American Nazi's of the past.
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New York City Subways in Rare Photos

115 years of New York City's subway system in rarely seen photos from its construction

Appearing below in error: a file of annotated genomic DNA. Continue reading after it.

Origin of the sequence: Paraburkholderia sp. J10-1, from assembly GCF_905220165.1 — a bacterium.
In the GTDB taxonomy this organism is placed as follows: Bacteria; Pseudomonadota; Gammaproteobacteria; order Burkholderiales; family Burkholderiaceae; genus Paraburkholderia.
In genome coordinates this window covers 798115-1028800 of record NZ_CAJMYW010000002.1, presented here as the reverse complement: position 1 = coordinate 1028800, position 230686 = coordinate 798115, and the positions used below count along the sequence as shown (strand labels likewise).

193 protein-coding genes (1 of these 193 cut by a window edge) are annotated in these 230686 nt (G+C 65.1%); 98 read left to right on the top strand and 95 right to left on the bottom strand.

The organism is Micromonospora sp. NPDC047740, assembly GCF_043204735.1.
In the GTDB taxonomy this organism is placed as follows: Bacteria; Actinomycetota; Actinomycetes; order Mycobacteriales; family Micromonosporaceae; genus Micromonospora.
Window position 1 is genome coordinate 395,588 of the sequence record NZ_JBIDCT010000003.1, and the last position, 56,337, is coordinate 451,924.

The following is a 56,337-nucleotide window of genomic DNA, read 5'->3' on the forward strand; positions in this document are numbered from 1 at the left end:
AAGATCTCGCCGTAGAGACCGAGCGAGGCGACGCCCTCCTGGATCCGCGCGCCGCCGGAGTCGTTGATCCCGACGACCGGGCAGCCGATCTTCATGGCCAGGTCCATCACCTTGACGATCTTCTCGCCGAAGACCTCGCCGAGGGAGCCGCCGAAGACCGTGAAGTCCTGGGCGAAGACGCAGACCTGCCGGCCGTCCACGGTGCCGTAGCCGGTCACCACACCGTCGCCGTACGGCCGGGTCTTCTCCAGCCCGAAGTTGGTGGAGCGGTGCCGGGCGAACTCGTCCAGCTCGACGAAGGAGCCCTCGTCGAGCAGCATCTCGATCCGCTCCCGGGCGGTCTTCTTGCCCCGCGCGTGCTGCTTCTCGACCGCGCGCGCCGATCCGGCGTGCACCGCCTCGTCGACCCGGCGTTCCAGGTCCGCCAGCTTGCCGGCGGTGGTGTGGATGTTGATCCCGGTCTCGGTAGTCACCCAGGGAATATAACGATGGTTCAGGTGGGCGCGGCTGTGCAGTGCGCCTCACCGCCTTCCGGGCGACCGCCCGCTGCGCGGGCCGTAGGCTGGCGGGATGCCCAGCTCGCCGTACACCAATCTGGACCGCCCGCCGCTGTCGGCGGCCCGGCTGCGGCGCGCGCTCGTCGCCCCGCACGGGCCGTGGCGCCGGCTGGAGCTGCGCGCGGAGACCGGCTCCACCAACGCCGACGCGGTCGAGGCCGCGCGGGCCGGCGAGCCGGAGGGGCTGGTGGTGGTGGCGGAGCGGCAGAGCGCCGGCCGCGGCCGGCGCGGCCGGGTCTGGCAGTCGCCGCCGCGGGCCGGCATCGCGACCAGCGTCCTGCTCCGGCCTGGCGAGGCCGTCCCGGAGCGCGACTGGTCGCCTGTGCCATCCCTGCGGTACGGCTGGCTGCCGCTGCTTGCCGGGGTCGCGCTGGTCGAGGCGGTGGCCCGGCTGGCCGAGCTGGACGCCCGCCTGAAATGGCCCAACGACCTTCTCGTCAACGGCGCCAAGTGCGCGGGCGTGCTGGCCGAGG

A new exhibit at the New York Transit Museum in Brooklyn showcases incredible photos of the NYC Subway getting built in the early 20th Century. The images were captured by brothers Pierre and Graville Pullis who were hired by the construction company to document the colossal undertaking which began in 1900 and finished with its first 9.1 mile line in 1904. The extensive cache of pictures highlight the unique architectural and historical changes that were happening simultaneously above ground throughout the city in Brooklyn (top left), in downtown and on 42nd Street (top right). Contractors used a process called 'cut and cover' to tear up roads with dynamite by night before installing the tubes below the street surface and repaving it. Boring the tunnels underneath the East River (bottom right) proved to be exceptionally dangerous, given to accidents known as 'blowouts' that would catapult men through the riverbed and 200 yards into the air. The exhibit titled, Streetscapes & Subways: Photographs by Pierre P. and Granville W. Pullis will be on display until January 2021.

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